A literature review was performed using the EMBASE, Medline, and Cochrane databases. Strict inclusion and exclusion criteria were used to identify studies reporting clinical and radiological follow-up for short-stemmed hip arthroplasties.

Bone & Joint Research
Vol. 5, Issue 3 | Pages 80 - 86
1 Mar 2016
Scott G Imam MA Eifert A Freeman MAR Pinskerova V Field RE Skinner J Banks SA


Throughout the 20th Century, it has been postulated that the knee moves on the basis of a four-bar link mechanism composed of the cruciate ligaments, the femur and the tibia. As a consequence, the femur has been thought to roll back with flexion, and total knee arthroplasty (TKA) prostheses have been designed on this basis. Recent work, however, has proposed that at a position of between 0° and 120° the medial femoral condyle does not move anteroposteriorly whereas the lateral femoral condyle tends, but is not obliged, to roll back – a combination of movements which equates to tibial internal/ femoral external rotation with flexion. The aim of this paper was to assess if the articular geometry of the GMK Sphere TKA could recreate the natural knee movements in situ/in vivo.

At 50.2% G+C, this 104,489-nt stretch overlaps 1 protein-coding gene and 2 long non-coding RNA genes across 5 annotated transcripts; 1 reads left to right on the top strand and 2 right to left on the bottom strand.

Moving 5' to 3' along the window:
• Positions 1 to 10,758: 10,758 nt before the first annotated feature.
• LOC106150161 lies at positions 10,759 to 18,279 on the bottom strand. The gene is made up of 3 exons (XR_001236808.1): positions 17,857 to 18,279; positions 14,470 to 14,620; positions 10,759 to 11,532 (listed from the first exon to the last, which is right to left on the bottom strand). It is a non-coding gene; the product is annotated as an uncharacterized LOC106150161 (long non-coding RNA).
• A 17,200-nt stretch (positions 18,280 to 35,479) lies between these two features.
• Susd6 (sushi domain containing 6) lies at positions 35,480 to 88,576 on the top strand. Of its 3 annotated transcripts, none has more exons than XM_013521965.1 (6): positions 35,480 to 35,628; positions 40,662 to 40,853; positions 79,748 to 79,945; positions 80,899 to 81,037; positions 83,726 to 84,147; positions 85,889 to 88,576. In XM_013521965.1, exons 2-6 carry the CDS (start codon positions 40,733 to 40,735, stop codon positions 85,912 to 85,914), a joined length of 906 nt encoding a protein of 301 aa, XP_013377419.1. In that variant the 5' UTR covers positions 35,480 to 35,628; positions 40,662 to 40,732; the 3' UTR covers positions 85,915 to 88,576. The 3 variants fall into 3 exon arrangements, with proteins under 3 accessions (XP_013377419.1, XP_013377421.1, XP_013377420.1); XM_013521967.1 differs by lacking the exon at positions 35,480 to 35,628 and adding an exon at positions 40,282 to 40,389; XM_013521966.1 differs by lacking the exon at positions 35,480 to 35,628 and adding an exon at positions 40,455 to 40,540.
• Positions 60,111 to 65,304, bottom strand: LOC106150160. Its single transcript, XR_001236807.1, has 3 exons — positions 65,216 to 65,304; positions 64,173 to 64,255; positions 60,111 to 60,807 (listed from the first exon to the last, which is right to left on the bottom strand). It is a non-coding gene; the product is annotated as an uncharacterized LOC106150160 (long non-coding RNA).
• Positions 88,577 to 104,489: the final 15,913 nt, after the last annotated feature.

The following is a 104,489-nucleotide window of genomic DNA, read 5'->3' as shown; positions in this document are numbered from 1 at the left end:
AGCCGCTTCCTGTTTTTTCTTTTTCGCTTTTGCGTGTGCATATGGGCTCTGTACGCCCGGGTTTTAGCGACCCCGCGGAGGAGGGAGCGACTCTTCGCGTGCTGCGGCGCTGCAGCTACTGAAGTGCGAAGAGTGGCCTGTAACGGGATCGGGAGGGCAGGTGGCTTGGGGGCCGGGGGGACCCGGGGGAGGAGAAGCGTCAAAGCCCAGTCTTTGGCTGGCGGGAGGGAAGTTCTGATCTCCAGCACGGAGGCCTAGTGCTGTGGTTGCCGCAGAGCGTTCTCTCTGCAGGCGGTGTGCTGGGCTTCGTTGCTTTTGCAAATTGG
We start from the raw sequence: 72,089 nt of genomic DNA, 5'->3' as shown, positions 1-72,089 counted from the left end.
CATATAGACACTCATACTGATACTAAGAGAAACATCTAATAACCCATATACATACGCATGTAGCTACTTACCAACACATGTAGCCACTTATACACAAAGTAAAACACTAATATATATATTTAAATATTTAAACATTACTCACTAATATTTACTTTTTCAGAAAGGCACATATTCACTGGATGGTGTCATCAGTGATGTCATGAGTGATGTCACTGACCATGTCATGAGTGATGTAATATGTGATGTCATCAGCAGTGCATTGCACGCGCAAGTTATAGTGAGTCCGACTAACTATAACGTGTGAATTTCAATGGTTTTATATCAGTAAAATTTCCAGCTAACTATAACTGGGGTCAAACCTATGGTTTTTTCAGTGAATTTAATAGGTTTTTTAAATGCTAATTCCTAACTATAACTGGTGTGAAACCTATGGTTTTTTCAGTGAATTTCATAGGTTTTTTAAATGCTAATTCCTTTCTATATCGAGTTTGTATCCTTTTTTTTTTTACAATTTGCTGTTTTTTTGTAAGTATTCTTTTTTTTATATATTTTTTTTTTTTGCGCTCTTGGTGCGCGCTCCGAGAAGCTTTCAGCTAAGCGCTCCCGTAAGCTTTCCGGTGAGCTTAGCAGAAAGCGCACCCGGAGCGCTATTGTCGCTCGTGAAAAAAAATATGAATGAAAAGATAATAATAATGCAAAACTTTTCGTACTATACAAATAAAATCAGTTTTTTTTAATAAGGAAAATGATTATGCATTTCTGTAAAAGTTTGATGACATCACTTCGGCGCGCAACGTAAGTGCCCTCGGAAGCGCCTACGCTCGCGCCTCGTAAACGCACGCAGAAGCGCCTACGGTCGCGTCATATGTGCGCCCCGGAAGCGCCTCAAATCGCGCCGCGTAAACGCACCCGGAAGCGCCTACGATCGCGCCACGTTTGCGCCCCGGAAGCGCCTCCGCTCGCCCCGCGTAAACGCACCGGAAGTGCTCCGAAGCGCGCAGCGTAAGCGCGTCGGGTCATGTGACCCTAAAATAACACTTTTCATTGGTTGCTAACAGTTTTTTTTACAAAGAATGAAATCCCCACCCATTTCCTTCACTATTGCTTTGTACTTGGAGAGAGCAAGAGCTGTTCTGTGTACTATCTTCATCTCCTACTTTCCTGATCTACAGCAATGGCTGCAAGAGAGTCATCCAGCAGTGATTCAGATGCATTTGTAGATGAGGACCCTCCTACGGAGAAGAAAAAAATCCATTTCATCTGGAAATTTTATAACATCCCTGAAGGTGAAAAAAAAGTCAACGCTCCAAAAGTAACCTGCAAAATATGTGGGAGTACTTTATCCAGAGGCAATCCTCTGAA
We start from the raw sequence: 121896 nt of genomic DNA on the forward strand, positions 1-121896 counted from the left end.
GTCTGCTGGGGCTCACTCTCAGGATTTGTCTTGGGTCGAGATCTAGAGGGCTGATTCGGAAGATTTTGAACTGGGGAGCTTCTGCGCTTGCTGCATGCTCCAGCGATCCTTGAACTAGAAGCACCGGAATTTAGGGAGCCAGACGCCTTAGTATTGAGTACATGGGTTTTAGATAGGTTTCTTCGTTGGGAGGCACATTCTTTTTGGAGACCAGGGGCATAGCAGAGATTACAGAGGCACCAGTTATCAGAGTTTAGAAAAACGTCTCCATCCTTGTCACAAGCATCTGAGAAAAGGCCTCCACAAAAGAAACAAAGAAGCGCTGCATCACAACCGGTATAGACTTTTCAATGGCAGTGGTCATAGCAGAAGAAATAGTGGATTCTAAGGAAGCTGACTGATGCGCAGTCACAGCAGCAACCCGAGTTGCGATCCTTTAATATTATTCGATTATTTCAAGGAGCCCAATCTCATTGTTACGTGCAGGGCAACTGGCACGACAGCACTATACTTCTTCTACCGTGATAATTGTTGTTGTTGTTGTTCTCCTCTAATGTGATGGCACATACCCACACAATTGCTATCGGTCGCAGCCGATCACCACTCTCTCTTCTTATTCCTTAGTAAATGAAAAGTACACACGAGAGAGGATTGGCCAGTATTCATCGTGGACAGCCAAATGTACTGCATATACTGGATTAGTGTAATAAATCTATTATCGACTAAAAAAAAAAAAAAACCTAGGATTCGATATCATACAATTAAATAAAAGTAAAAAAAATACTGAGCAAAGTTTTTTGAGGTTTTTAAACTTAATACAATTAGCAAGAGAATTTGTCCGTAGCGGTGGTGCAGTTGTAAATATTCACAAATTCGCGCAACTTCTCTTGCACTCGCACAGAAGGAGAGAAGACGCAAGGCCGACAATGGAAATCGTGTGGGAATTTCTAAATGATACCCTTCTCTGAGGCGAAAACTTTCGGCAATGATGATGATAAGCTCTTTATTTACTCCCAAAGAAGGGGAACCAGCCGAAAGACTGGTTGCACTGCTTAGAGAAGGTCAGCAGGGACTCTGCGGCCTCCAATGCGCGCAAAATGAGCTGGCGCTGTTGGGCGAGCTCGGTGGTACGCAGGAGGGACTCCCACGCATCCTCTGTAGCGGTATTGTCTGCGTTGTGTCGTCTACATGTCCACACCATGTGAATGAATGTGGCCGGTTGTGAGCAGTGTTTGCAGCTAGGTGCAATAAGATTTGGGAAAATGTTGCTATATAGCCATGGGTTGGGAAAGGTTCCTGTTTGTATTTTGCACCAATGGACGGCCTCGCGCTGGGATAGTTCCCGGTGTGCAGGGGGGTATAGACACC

The pattern of knee movement was studied in 15 patients (six male: nine female; one male with bilateral TKAs) with 16 GMK Sphere implants, at a mean age of 66 years (53 to 76) with a mean BMI of 30 kg/m2 (20 to 35). The motions of all 16 knees were observed using pulsed fluoroscopy during a number of weight-bearing and non-weight-bearing static and dynamic activities.

The Bone & Joint Journal
Vol. 96-B, Issue 6 | Pages 759 - 764
1 Jun 2014
Tibrewal S Malagelada F Jeyaseelan L Posch F Scott G

Peri-prosthetic infection is amongst the most common causes of failure following total knee replacement (TKR). In the presence of established infection, thorough joint debridement and removal of all components is necessary following which new components may be implanted. This can be performed in one or two stages; two-stage revision with placement of an interim antibiotic-loaded spacer is regarded by many to be the standard procedure for eradication of peri-prosthetic joint infection.